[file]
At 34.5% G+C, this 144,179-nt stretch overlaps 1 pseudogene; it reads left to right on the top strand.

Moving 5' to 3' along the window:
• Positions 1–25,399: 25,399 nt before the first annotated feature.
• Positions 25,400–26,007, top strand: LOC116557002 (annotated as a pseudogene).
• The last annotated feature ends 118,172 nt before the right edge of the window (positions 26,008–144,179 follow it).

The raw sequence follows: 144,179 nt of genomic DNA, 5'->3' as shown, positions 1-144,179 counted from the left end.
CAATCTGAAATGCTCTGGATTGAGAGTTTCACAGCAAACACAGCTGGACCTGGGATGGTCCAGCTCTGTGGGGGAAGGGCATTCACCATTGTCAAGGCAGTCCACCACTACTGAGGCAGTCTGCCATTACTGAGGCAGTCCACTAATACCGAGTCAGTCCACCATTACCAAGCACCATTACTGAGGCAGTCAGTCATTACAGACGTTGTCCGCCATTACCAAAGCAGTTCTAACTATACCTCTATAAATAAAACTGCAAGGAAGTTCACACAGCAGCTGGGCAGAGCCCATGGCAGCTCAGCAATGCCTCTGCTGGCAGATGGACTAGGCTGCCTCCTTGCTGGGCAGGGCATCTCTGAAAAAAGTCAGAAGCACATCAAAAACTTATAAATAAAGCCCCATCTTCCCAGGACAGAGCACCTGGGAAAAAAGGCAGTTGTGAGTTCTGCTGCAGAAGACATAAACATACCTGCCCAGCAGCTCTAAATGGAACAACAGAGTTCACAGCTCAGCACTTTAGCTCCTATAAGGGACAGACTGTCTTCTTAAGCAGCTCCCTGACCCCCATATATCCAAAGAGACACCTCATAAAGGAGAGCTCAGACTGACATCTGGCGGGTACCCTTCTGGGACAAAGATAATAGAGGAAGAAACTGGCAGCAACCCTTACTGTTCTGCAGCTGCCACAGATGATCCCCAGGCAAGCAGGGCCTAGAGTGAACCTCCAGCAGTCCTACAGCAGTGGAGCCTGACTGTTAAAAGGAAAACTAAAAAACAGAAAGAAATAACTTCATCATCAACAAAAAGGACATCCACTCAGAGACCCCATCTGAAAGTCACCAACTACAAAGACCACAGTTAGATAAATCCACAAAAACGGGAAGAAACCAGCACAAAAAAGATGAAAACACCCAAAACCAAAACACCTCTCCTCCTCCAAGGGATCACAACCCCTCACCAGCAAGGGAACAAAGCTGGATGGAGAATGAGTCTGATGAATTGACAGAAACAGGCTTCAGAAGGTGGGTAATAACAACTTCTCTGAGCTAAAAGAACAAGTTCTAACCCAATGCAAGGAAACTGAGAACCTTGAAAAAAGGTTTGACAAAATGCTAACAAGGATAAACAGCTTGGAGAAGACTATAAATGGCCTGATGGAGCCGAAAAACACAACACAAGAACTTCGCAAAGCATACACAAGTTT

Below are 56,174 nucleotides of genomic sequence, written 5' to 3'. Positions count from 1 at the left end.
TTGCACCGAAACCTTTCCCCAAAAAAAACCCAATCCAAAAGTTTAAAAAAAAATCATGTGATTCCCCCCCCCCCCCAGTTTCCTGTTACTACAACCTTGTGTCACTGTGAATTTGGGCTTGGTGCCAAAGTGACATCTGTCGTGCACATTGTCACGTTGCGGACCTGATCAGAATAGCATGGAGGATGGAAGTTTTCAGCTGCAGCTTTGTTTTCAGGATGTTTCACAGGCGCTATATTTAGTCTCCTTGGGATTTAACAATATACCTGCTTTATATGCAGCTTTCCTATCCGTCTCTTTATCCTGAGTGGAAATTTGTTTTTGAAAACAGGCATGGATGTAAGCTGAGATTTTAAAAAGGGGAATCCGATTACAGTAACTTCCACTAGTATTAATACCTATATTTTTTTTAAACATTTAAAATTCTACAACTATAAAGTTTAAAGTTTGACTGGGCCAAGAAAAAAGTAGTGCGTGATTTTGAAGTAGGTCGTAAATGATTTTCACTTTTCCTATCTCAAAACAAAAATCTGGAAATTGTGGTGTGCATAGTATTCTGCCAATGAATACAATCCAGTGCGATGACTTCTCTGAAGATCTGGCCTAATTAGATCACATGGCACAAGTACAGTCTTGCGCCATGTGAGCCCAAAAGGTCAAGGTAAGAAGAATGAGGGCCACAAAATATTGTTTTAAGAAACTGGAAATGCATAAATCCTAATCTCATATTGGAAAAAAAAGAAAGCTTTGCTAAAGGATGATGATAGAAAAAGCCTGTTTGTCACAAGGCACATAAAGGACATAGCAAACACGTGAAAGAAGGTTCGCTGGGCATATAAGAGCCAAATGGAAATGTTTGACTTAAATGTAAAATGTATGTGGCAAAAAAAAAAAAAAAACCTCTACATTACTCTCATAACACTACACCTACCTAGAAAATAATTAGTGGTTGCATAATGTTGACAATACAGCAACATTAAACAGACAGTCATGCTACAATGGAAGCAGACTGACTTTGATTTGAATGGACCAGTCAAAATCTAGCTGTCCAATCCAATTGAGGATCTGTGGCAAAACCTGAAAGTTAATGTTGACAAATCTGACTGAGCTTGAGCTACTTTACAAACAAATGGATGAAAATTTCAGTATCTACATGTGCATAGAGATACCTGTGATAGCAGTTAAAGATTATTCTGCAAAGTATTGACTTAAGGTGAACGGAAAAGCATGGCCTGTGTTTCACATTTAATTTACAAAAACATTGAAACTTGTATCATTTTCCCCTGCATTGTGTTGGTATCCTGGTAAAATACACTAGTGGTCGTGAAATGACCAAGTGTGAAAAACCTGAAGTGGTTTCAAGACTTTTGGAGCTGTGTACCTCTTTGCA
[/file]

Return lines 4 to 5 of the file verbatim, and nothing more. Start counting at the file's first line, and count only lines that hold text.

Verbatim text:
• Positions 25,400–26,007, top strand: LOC116557002 (annotated as a pseudogene).
• The last annotated feature ends 118,172 nt before the right edge of the window (positions 26,008–144,179 follow it).